The Role of Calcium Beyond Bones Development – Check Top 10 Foods and Their Dietary Value

The Role of Calcium Beyond Bones Development – Check Top 10 Foods and Their Dietary Value

Do you know human body has more calcium than any other mineral. Whenever we hear the word calcium the very first thing that comes to mind is that it is beneficial for bones. And that’s what we have been told right from the childhood. But the fact is, benefits of calcium are beyond just helping in the development and maintenance of the skeletal structure.

Why calcium is important?

Calcium is an essential mineral needed for performing plenty of bodily functions. It not only makes much of your bones and teeth, but also plays a crucial role in maintaining muscular functions, cardiovascular health as well as various functions of the nervous system. Other benefits of having calcium include:

  • Calcium facilitates weight loss and help control appetite.
  • It is also needed to control the levels of other minerals such as magnesium, potassium and phosphorous in the blood.
  • Calcium makes our body capable of optimal nerve transmission and blood clotting.
  • It helps the body release hormones and other vital chemicals.
  • Foods high in calcium aids in reducing blood pressure
  • Several studies suggest that calcium can help prevent various cancer such as colon and rectal cancer.

Dietary recommendation – How much calcium do we need?

Calcium intake depends on various factors including age and gender. Following are the daily recommended dietary intake according to age and sex.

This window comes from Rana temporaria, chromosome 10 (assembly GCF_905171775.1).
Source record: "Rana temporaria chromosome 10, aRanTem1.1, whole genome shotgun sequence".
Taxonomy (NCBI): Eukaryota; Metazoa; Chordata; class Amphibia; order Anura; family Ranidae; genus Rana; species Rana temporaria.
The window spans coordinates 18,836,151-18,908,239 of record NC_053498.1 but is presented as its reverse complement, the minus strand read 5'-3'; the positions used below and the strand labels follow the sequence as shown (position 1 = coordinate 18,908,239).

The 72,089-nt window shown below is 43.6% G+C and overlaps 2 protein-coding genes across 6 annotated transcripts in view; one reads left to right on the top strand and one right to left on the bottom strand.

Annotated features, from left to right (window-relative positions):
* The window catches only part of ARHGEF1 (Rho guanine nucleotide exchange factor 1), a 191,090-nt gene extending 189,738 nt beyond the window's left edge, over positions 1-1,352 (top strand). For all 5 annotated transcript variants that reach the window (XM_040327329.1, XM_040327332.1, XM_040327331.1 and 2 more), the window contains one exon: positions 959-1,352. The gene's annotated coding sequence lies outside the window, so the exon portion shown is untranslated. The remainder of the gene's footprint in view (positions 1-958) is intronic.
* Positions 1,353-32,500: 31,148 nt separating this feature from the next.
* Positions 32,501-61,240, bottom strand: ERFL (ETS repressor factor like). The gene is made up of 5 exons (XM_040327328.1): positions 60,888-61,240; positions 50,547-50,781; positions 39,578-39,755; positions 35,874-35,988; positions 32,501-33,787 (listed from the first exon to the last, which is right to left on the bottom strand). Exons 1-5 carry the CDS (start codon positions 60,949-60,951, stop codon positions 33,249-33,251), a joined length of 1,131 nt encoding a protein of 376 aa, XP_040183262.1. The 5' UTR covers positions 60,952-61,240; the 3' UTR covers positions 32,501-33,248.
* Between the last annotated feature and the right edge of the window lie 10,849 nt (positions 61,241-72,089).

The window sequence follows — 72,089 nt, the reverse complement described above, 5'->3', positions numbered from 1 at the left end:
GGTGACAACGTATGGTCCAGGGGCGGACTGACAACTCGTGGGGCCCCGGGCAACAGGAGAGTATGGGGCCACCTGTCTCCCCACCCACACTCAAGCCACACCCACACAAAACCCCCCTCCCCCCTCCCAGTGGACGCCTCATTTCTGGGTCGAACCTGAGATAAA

• Birth to 6 months – 200mg/day
  • Infants between 7-12 months – 260mg/day

Toddler, children and teens

  • Children between 1–3 years - 700mg/day
  • Children between 4-8 years - 1,000 mg
  • Children and teens between 9-18 years – 1,300mg/day

Adult men and women

  • Adults between 19-50 years – 1,000mg/day
  • Adult men between 51-70 years – 1,000mg/day
  • Adult women between 51-70 years – 1,200mg/day

Calcium intake in pregnancy – Are you getting enough?

When it comes to development of the new life inside, calcium is the most vital of all. Apart from strengthening bones, taking adequate calcium keeps normal functioning of the nervous and circulatory system of both the mother and the developing baby.

A pregnant woman must consume at least 1000 mg of calcium daily during the pregnancy phase. This goal can be easily achieved by drinking two glasses of milk (250ml each) and having 2 cups of yogurt. Some pregnant women might not be able to achieve this daily target. In this case, calcium supplements can fill the gap.

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What are the side effects of low and high calcium intake?

Despite the importance of this essential mineral, a large percentage of the population doesn’t get adequate calcium from the diet. On the flipside, there are instances where high calcium levels can be harmful to health, but it happens in rare cases.

Hypercalcemia – Too much calcium is also harmful for health. Though the possibility of high calcium intake is rare, it can occur due to supplementation, hyperparathyroidism, and interaction of certain drugs. Signs and symptoms of high calcium can be severe fatigue, nausea or vomiting, excessive thirst and urination, stomach pain, constipation, and weakness.

Hypocalcemia – It is the term used for low calcium in the blood. The condition can occur due to vitamin D deficiency, hypoparathyroidism, acute pancreatitis and hyperphosphatemia (abnormal phosphate level). Symptoms may include irregular heartbeat, seizures, muscle cramps and tingling sensation in hands and feet.

While high calcium levels occur rarely, low calcium can be managed by including calcium rich foods in the diet.

Top 10 food sources of calcium

Most of us immediately think of dairy products when we talk about calcium intake. While they are certainly good calcium sources, they are not the only options out there. Below are mentioned top dairy and non-dairy food sources.